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The name tomtit can refer to two different types of birds. One is a small, dark, robin-like bird native to New Zealand and also known as the miromiro, the Maui Potiki, or the Ngiru-Ngiru. The other, with bright blue, white, green and yellow plumage, is also known as the blue tit or the tom titmouse.
The tomtit indigenous to New Zealand is a small bird, typically 5 inches (13 cm) in length and weighing only 0.02 pounds (11 g). Males have black feathers on their heads, backs, wings, and upper chests, with white breast feathers and white in the wings and tails. Females are mostly brown, with gray chins and gray to white breast feathers. Feathers in the wing and tail that are white on the male are cream on the female. Like many birds, once a pair is established through a courtship, they are mates for life.
These forest-dwellers build their nests in the cavities of trees or in the crooks of forked branches, where as many as three sets of eggs can be raised in a single breeding season. There are between three and six off-white eggs in each set. Young and mature birds feed on invertebrates such as spiders, caterpillars, moths, and even wasps, and whatever fruits they can find in the winter months.
The tomtit is an important bird in the Maori culture, where it is portrayed as a fast-moving, alert scout. Legend says that in an epic battle between sea and land birds the tomtit was the vigilant lookout for the land birds. They are also said to act as messenger between estranged couples, and they signify light and life because of the whiteness of the male's breast feathers. In the legend of Maui, the hero of the story journeys to the underworld as a tomtit, and after he dies his spirit is given to the form of the tomtit to live on.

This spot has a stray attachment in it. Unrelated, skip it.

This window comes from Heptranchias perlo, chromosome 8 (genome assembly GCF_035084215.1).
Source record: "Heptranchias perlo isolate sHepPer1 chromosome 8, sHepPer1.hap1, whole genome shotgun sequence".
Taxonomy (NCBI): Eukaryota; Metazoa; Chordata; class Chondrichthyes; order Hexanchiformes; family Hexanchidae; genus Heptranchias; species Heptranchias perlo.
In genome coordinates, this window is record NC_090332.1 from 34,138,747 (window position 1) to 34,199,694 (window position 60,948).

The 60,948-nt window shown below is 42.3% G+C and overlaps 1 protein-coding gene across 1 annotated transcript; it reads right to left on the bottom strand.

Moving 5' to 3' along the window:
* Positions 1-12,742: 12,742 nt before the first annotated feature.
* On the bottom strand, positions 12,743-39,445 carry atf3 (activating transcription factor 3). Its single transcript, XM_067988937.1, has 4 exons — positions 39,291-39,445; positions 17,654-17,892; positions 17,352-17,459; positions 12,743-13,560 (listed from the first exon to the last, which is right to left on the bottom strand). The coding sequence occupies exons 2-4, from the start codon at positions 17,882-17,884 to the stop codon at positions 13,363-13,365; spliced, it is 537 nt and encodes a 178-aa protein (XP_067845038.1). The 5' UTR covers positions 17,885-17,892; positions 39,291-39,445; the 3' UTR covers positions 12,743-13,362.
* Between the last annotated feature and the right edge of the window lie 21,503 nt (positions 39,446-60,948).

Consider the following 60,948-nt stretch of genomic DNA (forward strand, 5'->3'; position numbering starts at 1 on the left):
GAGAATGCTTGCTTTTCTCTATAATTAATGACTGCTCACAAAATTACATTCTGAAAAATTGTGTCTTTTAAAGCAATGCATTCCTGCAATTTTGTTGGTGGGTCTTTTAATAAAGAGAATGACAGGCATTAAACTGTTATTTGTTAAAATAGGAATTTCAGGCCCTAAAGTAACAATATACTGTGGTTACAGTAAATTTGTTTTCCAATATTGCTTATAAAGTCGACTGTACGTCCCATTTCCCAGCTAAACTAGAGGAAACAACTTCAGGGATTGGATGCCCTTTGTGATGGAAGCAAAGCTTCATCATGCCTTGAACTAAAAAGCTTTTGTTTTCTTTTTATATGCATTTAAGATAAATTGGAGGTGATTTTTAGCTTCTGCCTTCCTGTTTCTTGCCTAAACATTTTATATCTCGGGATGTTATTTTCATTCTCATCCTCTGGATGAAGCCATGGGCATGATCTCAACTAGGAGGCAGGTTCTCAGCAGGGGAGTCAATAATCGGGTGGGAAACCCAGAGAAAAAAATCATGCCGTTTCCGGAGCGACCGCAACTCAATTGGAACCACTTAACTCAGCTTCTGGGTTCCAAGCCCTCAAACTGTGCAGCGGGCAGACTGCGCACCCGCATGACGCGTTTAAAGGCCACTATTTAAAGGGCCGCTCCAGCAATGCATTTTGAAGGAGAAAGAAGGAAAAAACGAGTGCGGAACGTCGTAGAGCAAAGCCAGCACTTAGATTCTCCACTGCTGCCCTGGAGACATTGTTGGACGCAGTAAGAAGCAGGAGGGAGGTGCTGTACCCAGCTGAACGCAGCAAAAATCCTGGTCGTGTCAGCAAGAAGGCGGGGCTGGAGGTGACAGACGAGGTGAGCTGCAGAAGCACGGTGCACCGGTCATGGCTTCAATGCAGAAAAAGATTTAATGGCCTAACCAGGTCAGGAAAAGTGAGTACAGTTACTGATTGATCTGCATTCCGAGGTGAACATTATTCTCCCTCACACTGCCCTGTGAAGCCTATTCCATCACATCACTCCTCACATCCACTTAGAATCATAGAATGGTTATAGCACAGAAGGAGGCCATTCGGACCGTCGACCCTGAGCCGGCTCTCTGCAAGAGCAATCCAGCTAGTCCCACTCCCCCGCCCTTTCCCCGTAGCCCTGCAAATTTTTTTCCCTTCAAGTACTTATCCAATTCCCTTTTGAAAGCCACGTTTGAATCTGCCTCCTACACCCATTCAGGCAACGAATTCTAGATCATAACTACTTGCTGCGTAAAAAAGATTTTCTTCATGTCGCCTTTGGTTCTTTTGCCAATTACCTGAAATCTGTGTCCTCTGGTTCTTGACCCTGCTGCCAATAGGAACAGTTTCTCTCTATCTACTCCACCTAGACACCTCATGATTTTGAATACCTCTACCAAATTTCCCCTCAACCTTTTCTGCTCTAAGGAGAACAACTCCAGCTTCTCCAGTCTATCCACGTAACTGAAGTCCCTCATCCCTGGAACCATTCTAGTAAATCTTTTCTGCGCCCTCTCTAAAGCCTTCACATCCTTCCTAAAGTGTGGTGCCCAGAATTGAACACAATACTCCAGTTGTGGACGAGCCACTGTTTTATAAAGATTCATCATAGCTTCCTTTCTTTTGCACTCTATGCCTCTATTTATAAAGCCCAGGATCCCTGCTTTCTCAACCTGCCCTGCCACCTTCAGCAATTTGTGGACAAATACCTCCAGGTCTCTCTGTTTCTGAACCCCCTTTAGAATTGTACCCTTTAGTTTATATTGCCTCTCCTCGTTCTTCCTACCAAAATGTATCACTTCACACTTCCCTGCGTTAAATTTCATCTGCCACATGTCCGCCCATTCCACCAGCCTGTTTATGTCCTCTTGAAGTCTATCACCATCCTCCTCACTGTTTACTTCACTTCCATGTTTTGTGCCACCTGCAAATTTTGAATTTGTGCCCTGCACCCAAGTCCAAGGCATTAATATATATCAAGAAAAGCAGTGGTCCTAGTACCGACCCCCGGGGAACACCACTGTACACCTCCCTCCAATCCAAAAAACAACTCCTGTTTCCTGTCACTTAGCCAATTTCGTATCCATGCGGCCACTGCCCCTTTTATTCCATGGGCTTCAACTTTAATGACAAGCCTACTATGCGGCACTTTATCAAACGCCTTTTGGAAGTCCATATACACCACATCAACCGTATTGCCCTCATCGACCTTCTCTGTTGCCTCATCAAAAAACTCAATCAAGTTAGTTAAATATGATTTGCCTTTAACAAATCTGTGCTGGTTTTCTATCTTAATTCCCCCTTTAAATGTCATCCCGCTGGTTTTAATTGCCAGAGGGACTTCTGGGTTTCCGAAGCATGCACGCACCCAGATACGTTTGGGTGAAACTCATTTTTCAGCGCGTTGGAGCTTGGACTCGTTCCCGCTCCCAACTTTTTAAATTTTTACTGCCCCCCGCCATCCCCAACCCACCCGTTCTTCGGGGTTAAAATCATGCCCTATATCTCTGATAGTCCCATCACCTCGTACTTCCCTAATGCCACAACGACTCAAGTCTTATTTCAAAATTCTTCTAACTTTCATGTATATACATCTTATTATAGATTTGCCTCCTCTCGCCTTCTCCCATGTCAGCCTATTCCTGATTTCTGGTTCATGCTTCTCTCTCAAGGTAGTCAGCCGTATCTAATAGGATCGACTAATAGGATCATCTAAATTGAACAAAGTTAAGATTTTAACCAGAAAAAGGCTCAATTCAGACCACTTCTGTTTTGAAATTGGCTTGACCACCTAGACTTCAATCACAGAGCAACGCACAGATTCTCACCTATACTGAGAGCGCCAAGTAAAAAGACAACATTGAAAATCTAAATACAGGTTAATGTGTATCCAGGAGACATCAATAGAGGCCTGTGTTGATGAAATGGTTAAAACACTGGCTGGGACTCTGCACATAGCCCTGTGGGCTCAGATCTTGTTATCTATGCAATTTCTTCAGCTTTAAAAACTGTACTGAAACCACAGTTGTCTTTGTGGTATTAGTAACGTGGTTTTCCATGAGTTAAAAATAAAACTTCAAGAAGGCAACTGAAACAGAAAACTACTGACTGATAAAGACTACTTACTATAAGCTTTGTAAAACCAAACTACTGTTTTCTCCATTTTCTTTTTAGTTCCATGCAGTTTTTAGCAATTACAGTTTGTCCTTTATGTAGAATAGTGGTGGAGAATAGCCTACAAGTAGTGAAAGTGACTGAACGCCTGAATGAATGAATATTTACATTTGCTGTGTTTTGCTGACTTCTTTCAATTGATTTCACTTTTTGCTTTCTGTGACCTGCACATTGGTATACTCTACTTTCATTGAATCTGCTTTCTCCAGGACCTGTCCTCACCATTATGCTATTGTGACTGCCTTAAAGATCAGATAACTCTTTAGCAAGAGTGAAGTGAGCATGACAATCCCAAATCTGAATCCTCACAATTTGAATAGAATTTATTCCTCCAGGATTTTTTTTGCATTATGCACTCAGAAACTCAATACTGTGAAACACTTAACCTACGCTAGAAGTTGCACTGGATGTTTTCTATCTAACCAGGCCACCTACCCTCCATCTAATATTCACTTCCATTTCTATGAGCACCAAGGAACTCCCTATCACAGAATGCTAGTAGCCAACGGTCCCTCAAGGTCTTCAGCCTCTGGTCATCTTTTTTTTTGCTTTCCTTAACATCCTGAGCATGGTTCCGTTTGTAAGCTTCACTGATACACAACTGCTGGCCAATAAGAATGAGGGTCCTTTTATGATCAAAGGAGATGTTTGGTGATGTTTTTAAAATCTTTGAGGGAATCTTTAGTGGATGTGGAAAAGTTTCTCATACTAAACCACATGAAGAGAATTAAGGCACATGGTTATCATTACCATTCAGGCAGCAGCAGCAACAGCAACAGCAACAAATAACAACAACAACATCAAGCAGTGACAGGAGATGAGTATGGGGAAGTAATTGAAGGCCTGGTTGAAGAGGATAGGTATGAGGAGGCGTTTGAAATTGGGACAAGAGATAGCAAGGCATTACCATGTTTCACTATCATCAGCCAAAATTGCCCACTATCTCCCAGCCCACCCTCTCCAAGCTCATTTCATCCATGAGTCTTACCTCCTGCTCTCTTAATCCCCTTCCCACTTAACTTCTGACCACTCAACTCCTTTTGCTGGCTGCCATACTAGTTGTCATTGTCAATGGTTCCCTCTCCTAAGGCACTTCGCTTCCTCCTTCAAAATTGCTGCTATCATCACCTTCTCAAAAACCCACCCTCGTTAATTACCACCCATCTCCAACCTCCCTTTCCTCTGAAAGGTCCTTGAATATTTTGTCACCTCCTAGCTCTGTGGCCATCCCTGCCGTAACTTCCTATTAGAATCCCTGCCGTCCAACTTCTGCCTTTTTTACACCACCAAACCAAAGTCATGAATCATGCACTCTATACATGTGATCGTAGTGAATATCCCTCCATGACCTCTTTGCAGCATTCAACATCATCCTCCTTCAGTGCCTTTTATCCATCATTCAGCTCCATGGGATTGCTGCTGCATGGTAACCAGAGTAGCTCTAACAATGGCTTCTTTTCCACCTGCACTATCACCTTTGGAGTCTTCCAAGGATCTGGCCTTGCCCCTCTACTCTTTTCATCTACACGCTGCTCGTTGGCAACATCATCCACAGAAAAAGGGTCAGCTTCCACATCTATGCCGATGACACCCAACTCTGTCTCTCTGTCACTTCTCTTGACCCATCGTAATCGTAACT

Another bird called a tomtit, this one native to Europe, the United Kingdom, North Africa, and the Near East, is also known as the blue tit. This colorful bird has a bright yellow breast, blue wings, and a black and white head with a blue crown. It is commonly seen in gardens and woodlands throughout its native range, and nests in hedges, trees, and bushes. Those interested in attracting these tomtits to the garden need only set up a peanut feeder and some nestboxes, as they are easily attracted.
Like the New Zealand native they share their name with, these northern tomtits have a diet mainly made up of invertebrates and fruits, though they also eat seeds and nuts. They remain in their home territory year-round, and do not migrate south for the winter months. Instead, they travel in flocks to keep warm and are frequently seen with other members of the tit family.
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